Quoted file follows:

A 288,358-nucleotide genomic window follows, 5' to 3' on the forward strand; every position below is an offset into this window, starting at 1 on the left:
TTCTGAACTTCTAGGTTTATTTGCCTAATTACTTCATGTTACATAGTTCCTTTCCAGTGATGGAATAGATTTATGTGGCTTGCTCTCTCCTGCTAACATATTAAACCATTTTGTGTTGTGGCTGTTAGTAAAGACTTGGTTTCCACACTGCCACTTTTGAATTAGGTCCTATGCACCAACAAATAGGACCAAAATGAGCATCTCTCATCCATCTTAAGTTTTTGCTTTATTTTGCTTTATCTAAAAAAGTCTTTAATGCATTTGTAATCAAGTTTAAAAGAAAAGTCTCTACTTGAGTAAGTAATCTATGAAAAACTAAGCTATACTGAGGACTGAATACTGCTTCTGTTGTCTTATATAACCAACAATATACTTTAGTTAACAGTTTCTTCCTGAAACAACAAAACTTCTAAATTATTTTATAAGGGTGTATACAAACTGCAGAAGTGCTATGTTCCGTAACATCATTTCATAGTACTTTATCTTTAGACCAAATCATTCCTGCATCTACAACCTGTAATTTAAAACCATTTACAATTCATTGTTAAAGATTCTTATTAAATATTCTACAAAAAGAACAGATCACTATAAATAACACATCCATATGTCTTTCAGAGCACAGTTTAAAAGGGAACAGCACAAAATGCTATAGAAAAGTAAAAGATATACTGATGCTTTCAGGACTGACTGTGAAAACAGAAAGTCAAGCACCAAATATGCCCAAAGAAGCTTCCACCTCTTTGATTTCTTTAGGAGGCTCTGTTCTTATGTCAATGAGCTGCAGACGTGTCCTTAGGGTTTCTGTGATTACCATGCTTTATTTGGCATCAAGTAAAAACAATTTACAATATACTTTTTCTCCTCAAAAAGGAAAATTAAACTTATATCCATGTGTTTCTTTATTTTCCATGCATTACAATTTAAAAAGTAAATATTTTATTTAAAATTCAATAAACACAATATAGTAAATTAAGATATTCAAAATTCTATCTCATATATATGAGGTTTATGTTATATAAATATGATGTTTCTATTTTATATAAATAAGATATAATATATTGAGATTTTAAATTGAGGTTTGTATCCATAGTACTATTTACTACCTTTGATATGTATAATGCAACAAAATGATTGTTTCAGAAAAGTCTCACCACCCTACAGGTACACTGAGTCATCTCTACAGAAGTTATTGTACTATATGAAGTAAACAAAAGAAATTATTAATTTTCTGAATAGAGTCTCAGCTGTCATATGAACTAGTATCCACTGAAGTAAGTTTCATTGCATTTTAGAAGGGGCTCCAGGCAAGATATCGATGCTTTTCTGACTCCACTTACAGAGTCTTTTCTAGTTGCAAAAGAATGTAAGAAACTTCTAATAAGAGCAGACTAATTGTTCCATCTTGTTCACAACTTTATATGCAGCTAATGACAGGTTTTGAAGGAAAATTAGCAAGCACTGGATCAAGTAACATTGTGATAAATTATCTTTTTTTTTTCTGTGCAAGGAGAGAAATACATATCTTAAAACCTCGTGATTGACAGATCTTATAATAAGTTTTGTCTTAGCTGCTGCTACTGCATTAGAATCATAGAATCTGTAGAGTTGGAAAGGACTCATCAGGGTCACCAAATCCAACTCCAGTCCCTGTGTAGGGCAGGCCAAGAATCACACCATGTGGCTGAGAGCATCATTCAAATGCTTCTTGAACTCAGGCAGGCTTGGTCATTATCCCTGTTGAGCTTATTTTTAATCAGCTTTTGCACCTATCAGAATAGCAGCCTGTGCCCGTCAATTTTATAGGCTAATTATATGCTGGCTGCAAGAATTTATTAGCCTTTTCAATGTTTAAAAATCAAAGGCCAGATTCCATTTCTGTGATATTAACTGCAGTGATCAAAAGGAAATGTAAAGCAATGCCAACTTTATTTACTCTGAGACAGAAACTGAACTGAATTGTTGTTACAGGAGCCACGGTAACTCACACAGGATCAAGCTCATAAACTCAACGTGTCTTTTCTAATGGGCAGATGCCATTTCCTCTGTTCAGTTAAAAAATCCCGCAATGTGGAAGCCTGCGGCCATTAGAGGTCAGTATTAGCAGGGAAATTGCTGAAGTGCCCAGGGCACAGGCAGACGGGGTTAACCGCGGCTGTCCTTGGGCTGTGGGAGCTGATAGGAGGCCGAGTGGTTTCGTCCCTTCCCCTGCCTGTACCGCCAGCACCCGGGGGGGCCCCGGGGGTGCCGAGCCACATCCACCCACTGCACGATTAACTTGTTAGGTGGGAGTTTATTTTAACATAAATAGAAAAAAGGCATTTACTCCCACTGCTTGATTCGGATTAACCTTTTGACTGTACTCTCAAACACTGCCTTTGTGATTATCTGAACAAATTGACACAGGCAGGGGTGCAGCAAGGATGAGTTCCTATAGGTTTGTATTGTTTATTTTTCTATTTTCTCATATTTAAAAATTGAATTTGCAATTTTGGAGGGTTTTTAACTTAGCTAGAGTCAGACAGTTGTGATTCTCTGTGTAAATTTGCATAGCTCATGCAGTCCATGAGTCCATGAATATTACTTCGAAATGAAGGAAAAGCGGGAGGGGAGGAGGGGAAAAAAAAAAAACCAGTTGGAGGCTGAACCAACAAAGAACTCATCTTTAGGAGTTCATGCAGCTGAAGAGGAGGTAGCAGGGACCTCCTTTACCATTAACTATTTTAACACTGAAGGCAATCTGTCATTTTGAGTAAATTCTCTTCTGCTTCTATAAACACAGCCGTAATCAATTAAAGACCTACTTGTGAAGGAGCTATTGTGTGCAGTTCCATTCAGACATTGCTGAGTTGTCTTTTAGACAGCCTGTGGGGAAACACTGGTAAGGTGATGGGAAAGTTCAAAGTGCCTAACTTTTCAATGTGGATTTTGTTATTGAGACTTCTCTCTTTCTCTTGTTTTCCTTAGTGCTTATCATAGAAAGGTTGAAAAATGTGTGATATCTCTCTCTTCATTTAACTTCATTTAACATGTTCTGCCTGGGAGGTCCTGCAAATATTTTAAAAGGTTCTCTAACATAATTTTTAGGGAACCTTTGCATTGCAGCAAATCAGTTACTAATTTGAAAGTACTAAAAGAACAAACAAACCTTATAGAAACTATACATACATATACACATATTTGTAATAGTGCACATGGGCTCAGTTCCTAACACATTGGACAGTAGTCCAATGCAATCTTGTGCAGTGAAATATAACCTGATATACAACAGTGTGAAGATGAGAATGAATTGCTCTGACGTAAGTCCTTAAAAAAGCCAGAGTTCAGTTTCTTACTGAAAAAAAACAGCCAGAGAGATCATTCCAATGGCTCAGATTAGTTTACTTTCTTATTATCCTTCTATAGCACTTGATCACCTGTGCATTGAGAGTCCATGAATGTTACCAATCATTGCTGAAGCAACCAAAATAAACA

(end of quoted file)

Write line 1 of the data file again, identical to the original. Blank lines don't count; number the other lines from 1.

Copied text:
A 288,358-nucleotide genomic window follows, 5' to 3' on the forward strand; every position below is an offset into this window, starting at 1 on the left: